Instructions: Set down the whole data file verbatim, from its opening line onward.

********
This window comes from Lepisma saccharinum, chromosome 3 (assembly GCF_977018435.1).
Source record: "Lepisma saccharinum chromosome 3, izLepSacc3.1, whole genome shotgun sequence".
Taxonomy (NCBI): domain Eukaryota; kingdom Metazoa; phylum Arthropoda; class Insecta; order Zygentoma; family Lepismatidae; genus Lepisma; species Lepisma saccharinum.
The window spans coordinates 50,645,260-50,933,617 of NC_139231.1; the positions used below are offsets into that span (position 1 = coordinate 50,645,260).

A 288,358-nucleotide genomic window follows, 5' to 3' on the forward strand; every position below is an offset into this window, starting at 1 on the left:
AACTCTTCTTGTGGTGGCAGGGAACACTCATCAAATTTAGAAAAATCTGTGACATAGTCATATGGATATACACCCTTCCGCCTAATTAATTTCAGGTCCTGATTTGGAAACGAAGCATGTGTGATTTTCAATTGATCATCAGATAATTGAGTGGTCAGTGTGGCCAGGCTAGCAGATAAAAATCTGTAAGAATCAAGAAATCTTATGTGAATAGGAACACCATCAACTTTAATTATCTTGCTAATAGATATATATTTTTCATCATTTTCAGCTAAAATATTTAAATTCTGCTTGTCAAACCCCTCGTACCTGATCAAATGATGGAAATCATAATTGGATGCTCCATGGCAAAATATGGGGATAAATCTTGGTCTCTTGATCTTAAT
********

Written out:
This window comes from Lepisma saccharinum, chromosome 3 (assembly GCF_977018435.1).
Source record: "Lepisma saccharinum chromosome 3, izLepSacc3.1, whole genome shotgun sequence".
Taxonomy (NCBI): domain Eukaryota; kingdom Metazoa; phylum Arthropoda; class Insecta; order Zygentoma; family Lepismatidae; genus Lepisma; species Lepisma saccharinum.
The window spans coordinates 50,645,260-50,933,617 of NC_139231.1; the positions used below are offsets into that span (position 1 = coordinate 50,645,260).

A 288,358-nucleotide genomic window follows, 5' to 3' on the forward strand; every position below is an offset into this window, starting at 1 on the left:
AACTCTTCTTGTGGTGGCAGGGAACACTCATCAAATTTAGAAAAATCTGTGACATAGTCATATGGATATACACCCTTCCGCCTAATTAATTTCAGGTCCTGATTTGGAAACGAAGCATGTGTGATTTTCAATTGATCATCAGATAATTGAGTGGTCAGTGTGGCCAGGCTAGCAGATAAAAATCTGTAAGAATCAAGAAATCTTATGTGAATAGGAACACCATCAACTTTAATTATCTTGCTAATAGATATATATTTTTCATCATTTTCAGCTAAAATATTTAAATTCTGCTTGTCAAACCCCTCGTACCTGATCAAATGATGGAAATCATAATTGGATGCTCCATGGCAAAATATGGGGATAAATCTTGGTCTCTTGATCTTAAT